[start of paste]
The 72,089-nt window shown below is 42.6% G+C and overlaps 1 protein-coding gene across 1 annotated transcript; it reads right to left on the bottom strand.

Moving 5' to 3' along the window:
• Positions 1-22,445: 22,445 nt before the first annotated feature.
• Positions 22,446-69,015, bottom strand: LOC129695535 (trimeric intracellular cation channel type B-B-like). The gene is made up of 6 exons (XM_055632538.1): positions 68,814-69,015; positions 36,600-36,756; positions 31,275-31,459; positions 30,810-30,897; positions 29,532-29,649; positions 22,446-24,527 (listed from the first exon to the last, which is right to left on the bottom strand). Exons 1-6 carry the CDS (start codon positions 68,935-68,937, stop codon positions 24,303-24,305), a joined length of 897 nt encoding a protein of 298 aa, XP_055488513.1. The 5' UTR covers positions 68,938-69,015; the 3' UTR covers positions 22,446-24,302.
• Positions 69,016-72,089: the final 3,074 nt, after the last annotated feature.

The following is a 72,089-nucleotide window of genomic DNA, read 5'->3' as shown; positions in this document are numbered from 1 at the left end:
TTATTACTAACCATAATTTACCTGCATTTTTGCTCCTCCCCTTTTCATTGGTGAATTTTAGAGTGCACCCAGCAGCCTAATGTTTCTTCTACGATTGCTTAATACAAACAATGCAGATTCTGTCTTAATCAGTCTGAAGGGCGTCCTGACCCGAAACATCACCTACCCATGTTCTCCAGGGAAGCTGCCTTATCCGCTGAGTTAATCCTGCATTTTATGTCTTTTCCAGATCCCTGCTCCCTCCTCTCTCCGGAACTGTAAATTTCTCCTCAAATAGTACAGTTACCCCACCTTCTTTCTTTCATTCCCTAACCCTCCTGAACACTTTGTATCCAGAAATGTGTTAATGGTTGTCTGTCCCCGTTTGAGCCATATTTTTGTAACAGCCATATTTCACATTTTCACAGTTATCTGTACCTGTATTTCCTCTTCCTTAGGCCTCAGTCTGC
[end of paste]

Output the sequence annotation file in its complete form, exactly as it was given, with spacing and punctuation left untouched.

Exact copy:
The 72,089-nt window shown below is 42.6% G+C and overlaps 1 protein-coding gene across 1 annotated transcript; it reads right to left on the bottom strand.

Moving 5' to 3' along the window:
• Positions 1-22,445: 22,445 nt before the first annotated feature.
• Positions 22,446-69,015, bottom strand: LOC129695535 (trimeric intracellular cation channel type B-B-like). The gene is made up of 6 exons (XM_055632538.1): positions 68,814-69,015; positions 36,600-36,756; positions 31,275-31,459; positions 30,810-30,897; positions 29,532-29,649; positions 22,446-24,527 (listed from the first exon to the last, which is right to left on the bottom strand). Exons 1-6 carry the CDS (start codon positions 68,935-68,937, stop codon positions 24,303-24,305), a joined length of 897 nt encoding a protein of 298 aa, XP_055488513.1. The 5' UTR covers positions 68,938-69,015; the 3' UTR covers positions 22,446-24,302.
• Positions 69,016-72,089: the final 3,074 nt, after the last annotated feature.

The following is a 72,089-nucleotide window of genomic DNA, read 5'->3' as shown; positions in this document are numbered from 1 at the left end:
TTATTACTAACCATAATTTACCTGCATTTTTGCTCCTCCCCTTTTCATTGGTGAATTTTAGAGTGCACCCAGCAGCCTAATGTTTCTTCTACGATTGCTTAATACAAACAATGCAGATTCTGTCTTAATCAGTCTGAAGGGCGTCCTGACCCGAAACATCACCTACCCATGTTCTCCAGGGAAGCTGCCTTATCCGCTGAGTTAATCCTGCATTTTATGTCTTTTCCAGATCCCTGCTCCCTCCTCTCTCCGGAACTGTAAATTTCTCCTCAAATAGTACAGTTACCCCACCTTCTTTCTTTCATTCCCTAACCCTCCTGAACACTTTGTATCCAGAAATGTGTTAATGGTTGTCTGTCCCCGTTTGAGCCATATTTTTGTAACAGCCATATTTCACATTTTCACAGTTATCTGTACCTGTATTTCCTCTTCCTTAGGCCTCAGTCTGC